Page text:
Altogether, through both stimulus programs in 2020 and 2021, GreenStone provided 4,800 PPP loans to its customers for just over $230 million, which represented 10% of the total volume and number of loans written by all Farm Credit System institutions across the country.


Cooperative Financial Strength

 Loan growth year-to-date is about half of what it was last year. While interest rates remain historically low, many of our full-time farm members appear to be cautious about capital spending even though we are experiencing strong commodity prices for many crops. And, while protein commodity prices are also up, the increase in feed costs will challenge margins for those buying most of their feed supply over at least the next 12 to 18 months. This, coupled with uncertainly over possible tax law changes and the 2023 Farm Bill is creating anxiety among many of our members about future profitability. Outside of farming, sky-high residential home prices driven by a lack of housing inventory, record lumber prices, and a shortage of skilled labor are sending many potential home buyers to the sidelines hoping that prices will become more affordable in the future. 


While loan growth has slowed from the record setting pace in 2020, I’m pleased to report the quality of our loan portfolio remains strong with very limited loan volume exhibiting significant credit weaknesses at just under 3% of the $11 billion portfolio, and loans with delinquencies of greater than 30 days late are at a record setting low pace of only .19% (yes, you read that right!). 


Earnings year-to-date are also ahead of budget and slightly better than last year. Of course, we have about half of 2021 to go, but our current view of the horizon indicates overall strong earnings for the year and will allow us to continue the trend of solid Patronage payments to our members.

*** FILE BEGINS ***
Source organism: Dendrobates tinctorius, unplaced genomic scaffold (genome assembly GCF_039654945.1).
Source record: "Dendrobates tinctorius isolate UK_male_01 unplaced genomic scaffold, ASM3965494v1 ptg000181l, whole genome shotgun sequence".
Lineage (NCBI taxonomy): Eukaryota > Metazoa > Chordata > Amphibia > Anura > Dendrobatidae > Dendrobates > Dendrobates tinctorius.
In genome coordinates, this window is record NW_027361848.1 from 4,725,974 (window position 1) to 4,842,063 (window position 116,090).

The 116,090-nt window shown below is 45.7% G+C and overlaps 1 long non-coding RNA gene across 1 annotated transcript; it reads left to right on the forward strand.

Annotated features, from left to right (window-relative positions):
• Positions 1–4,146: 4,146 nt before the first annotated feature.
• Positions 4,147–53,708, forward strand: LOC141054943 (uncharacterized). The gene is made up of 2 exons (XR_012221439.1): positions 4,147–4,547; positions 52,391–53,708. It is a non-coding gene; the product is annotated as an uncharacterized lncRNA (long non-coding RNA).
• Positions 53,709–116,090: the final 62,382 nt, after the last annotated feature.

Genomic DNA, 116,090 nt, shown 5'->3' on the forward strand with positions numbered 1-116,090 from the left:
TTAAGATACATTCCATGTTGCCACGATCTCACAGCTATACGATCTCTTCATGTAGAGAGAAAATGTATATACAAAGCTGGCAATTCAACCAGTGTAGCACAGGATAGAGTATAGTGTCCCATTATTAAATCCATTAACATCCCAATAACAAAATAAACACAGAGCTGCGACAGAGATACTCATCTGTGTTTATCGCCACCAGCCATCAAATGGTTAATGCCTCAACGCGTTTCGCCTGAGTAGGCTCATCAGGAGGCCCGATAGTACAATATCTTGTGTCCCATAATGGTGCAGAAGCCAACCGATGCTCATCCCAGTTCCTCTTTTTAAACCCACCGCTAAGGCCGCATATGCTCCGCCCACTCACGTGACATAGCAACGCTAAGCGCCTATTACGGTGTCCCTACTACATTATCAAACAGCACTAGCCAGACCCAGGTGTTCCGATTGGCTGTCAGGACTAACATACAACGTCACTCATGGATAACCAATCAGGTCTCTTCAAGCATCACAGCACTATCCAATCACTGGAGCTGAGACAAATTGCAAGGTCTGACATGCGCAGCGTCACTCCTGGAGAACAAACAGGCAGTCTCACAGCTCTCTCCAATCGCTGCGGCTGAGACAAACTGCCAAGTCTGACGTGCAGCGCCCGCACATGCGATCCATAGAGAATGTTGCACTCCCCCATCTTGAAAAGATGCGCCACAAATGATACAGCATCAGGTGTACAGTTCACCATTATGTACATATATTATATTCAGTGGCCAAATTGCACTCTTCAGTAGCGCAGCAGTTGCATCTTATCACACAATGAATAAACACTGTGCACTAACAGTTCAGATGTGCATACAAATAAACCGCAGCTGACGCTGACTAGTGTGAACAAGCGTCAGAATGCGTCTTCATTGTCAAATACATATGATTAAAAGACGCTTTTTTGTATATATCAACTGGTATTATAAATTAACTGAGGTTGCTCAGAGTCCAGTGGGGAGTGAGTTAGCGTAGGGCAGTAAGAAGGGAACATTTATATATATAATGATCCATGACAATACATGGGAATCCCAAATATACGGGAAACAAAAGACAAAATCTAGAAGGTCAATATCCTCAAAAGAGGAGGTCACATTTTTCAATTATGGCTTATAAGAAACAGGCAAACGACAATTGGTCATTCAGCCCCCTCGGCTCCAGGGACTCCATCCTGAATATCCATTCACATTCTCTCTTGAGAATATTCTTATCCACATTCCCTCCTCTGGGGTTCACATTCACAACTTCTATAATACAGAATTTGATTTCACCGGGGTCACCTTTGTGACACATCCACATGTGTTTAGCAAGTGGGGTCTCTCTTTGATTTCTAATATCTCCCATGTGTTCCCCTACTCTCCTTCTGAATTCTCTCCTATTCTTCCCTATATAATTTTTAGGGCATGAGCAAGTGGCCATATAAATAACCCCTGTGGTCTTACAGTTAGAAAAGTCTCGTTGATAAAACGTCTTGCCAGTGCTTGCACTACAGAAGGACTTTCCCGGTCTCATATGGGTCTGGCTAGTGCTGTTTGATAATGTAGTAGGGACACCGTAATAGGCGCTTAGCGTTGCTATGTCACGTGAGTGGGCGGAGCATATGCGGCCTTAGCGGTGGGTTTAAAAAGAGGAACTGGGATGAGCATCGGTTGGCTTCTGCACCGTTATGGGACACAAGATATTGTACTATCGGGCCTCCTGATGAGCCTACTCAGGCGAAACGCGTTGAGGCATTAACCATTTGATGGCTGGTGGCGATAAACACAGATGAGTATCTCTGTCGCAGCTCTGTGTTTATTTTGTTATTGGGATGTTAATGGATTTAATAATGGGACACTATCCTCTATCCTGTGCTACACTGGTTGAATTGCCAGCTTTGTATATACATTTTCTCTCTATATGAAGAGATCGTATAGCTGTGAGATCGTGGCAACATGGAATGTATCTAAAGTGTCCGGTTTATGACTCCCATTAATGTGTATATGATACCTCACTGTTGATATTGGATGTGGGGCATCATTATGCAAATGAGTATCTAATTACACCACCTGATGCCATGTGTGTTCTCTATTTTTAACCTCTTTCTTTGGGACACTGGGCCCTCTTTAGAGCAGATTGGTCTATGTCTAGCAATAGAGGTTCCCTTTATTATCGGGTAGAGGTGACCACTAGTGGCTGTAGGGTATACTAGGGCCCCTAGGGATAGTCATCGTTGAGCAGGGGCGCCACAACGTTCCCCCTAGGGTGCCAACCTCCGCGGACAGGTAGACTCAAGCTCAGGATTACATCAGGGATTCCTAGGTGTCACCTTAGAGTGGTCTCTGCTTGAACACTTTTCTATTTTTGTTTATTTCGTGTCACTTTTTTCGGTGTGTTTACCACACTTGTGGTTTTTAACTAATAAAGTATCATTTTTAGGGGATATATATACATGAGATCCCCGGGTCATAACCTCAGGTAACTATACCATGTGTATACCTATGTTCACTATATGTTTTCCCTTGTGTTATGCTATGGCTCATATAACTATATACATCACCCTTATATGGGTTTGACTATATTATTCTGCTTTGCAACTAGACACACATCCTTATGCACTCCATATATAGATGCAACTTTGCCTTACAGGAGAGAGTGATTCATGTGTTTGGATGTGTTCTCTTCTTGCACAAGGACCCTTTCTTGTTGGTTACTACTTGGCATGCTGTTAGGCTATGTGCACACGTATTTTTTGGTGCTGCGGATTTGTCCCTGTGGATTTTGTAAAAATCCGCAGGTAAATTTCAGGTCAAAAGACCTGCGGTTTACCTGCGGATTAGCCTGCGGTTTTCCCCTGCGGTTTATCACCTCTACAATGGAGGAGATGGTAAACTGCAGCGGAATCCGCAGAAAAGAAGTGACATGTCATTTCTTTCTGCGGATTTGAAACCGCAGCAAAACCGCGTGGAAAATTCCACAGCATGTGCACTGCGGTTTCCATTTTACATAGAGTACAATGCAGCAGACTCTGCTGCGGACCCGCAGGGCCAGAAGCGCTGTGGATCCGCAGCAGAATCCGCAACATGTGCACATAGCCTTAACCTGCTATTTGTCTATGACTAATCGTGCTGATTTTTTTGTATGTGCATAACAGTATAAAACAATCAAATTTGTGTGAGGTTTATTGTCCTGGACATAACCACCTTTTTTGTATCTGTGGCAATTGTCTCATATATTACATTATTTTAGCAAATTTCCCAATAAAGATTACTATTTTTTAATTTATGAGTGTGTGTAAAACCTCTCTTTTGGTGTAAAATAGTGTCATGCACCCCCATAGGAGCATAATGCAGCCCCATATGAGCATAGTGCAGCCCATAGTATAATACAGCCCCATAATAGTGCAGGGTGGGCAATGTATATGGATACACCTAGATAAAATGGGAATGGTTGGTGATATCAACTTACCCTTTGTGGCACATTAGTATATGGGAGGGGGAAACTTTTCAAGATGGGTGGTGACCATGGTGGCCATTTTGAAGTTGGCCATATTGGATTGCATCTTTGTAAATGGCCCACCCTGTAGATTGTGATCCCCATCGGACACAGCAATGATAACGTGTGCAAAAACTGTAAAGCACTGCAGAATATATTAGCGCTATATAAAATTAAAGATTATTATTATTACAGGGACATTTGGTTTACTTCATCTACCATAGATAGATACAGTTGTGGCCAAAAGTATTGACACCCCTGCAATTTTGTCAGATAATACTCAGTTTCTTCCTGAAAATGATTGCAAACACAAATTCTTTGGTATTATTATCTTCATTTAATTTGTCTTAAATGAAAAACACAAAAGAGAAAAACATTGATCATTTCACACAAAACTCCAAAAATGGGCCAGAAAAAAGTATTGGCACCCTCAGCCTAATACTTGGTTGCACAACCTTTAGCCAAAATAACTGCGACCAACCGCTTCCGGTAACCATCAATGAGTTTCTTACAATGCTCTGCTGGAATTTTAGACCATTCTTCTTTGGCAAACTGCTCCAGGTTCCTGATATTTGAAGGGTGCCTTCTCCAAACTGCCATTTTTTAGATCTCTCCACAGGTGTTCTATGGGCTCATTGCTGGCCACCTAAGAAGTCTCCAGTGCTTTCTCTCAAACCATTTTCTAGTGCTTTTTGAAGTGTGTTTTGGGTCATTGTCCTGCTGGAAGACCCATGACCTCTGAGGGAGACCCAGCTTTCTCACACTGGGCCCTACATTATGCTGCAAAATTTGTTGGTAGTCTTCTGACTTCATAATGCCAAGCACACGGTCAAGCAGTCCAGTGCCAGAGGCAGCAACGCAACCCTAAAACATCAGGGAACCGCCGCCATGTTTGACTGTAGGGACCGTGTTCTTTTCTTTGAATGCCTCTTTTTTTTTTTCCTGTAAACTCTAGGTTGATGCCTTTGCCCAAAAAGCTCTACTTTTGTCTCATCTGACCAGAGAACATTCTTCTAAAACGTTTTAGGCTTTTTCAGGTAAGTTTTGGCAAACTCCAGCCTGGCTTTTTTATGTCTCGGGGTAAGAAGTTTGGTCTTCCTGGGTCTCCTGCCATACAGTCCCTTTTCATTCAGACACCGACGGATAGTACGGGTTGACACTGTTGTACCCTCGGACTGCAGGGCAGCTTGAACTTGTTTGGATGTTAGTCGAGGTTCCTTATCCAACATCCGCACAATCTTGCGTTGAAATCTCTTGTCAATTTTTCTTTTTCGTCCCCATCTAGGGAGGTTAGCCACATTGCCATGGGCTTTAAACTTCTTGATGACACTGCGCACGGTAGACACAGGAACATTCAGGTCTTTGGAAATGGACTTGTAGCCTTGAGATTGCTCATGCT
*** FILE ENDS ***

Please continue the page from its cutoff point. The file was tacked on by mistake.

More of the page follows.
Given all of the challenges GreenStone and you, our members, have faced over the past year and a half, it’s nice to start to settle back into some sense of normalcy again, even if in this industry normal means constant volatility and change!



Finally, I would like to recognize Hank Choate for his eight years of service as a Director on the GreenStone board representing Region 3. Hank has been a very active and engaged board member who always has had his fellow stockholders' best interests at heart. He served on our Legislative and Public Policy Committee for much of his tenure and was an effective voice at the state and federal level for both the Farm Credit System and agriculture industry at large. He was never afraid to outwardly share his beliefs and thoughts even if he knew his view may be in the minority. Hank also practiced one of GreenStone’s Core Four Values that calls on us to “Get Involved” by serving on at least a half dozen boards at the state and local level to give back to his community and the industry that he loves so much. GreenStone is truly blessed to have loyal, committed, and thoughtful members like Hank who are willing to give of their time to help others. Please join me in thanking Hank for his years of service to GreenStone and wishing him the best in his future endeavors.


Hank will be replaced by Michael Feight from Tecumseh, MI in Lenawee County. Michael has been a member of GreenStone and one of its predecessor associations for 36 years. He operates a partnership with his father and brother which includes 2500 acres of corn, soybeans, and wheat along with 75 acres of carrots for Campbell’s Soup. Please join me in welcoming Michael to the GreenStone Board of Directors.


I will close by thanking you for your business and working with us to serve you better through some very rough times over the past 18 plus, months. Together we truly are better! Feel free to reach out to me if I can ever be of assistance. Have a safe and productive summer!


To view the article in the online 2021 Summer Partners Magazine, click here.